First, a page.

Moreover, Porter has not bothered to address, much less demonstrate error in, the Court's conclusion that the relevant portion of the Sattler's Affidavit was inadmissible under Federal Rule of Evidence 606(b).[6]See Porter, 2016 WL 1688765, at *10-13. Additionally, Porter fails to address or demonstrate error in the Court's conclusion that he ultimately failed to demonstrate actual bias on the part of Juror Treakle. Id. at *13 ("[E]ven if the Court could consider Bruce Treakle's post-verdict mental impression of the trial evidence and decide the matter under a denovo standard of review, no relief is warranted because Treakle's innocuous statements do not indicate that he was biased." (citing Bacon v. ...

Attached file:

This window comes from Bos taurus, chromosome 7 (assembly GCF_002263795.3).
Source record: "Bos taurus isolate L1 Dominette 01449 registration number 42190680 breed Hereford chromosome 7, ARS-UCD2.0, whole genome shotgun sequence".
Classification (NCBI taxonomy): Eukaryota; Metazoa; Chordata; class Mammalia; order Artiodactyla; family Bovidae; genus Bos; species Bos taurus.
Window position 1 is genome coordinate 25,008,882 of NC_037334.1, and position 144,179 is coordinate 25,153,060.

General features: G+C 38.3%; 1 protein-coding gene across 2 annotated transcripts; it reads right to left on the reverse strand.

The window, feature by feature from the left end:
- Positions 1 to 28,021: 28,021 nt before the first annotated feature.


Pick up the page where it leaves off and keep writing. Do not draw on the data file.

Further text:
Buy This Entire Record For $7.95

Download the entire decision to receive the complete text, official citation,
docket number, dissents and concurrences, and footnotes for this case.

Learn more about what you receive with purchase of this case.